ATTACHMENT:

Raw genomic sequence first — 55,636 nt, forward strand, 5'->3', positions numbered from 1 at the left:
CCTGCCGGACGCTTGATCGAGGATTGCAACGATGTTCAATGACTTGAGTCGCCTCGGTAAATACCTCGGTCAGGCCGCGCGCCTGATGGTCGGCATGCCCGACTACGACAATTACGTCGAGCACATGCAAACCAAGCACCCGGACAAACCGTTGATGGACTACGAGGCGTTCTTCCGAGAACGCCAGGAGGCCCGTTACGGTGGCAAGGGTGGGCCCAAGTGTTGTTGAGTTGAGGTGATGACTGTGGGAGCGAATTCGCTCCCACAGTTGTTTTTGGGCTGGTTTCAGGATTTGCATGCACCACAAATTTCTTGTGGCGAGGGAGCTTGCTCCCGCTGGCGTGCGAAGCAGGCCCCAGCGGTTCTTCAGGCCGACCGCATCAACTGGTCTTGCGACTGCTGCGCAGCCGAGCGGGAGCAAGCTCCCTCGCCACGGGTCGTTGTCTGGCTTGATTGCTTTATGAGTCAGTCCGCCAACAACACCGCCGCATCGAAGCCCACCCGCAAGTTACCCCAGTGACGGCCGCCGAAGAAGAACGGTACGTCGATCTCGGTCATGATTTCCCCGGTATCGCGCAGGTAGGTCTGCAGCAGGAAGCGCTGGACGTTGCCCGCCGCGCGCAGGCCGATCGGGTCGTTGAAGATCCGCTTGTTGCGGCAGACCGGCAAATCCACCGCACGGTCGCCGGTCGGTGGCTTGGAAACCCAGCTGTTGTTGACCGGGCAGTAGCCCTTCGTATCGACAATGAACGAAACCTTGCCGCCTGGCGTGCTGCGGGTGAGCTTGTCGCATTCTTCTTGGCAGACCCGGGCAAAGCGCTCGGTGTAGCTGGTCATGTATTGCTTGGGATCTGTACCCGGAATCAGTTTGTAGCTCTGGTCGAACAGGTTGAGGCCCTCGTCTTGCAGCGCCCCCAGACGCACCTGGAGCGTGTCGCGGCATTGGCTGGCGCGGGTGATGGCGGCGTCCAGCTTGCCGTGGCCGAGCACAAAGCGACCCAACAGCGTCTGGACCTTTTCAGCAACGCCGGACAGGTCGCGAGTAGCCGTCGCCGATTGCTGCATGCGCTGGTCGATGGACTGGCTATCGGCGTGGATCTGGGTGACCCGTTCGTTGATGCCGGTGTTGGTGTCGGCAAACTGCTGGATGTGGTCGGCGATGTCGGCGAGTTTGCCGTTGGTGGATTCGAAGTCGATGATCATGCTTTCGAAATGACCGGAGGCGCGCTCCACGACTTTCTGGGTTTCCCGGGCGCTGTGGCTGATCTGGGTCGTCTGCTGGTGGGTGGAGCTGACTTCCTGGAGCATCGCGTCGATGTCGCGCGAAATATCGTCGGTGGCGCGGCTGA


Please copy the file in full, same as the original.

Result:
Raw genomic sequence first — 55,636 nt, forward strand, 5'->3', positions numbered from 1 at the left:
CCTGCCGGACGCTTGATCGAGGATTGCAACGATGTTCAATGACTTGAGTCGCCTCGGTAAATACCTCGGTCAGGCCGCGCGCCTGATGGTCGGCATGCCCGACTACGACAATTACGTCGAGCACATGCAAACCAAGCACCCGGACAAACCGTTGATGGACTACGAGGCGTTCTTCCGAGAACGCCAGGAGGCCCGTTACGGTGGCAAGGGTGGGCCCAAGTGTTGTTGAGTTGAGGTGATGACTGTGGGAGCGAATTCGCTCCCACAGTTGTTTTTGGGCTGGTTTCAGGATTTGCATGCACCACAAATTTCTTGTGGCGAGGGAGCTTGCTCCCGCTGGCGTGCGAAGCAGGCCCCAGCGGTTCTTCAGGCCGACCGCATCAACTGGTCTTGCGACTGCTGCGCAGCCGAGCGGGAGCAAGCTCCCTCGCCACGGGTCGTTGTCTGGCTTGATTGCTTTATGAGTCAGTCCGCCAACAACACCGCCGCATCGAAGCCCACCCGCAAGTTACCCCAGTGACGGCCGCCGAAGAAGAACGGTACGTCGATCTCGGTCATGATTTCCCCGGTATCGCGCAGGTAGGTCTGCAGCAGGAAGCGCTGGACGTTGCCCGCCGCGCGCAGGCCGATCGGGTCGTTGAAGATCCGCTTGTTGCGGCAGACCGGCAAATCCACCGCACGGTCGCCGGTCGGTGGCTTGGAAACCCAGCTGTTGTTGACCGGGCAGTAGCCCTTCGTATCGACAATGAACGAAACCTTGCCGCCTGGCGTGCTGCGGGTGAGCTTGTCGCATTCTTCTTGGCAGACCCGGGCAAAGCGCTCGGTGTAGCTGGTCATGTATTGCTTGGGATCTGTACCCGGAATCAGTTTGTAGCTCTGGTCGAACAGGTTGAGGCCCTCGTCTTGCAGCGCCCCCAGACGCACCTGGAGCGTGTCGCGGCATTGGCTGGCGCGGGTGATGGCGGCGTCCAGCTTGCCGTGGCCGAGCACAAAGCGACCCAACAGCGTCTGGACCTTTTCAGCAACGCCGGACAGGTCGCGAGTAGCCGTCGCCGATTGCTGCATGCGCTGGTCGATGGACTGGCTATCGGCGTGGATCTGGGTGACCCGTTCGTTGATGCCGGTGTTGGTGTCGGCAAACTGCTGGATGTGGTCGGCGATGTCGGCGAGTTTGCCGTTGGTGGATTCGAAGTCGATGATCATGCTTTCGAAATGACCGGAGGCGCGCTCCACGACTTTCTGGGTTTCCCGGGCGCTGTGGCTGATCTGGGTCGTCTGCTGGTGGGTGGAGCTGACTTCCTGGAGCATCGCGTCGATGTCGCGCGAAATATCGTCGGTGGCGCGGCTGA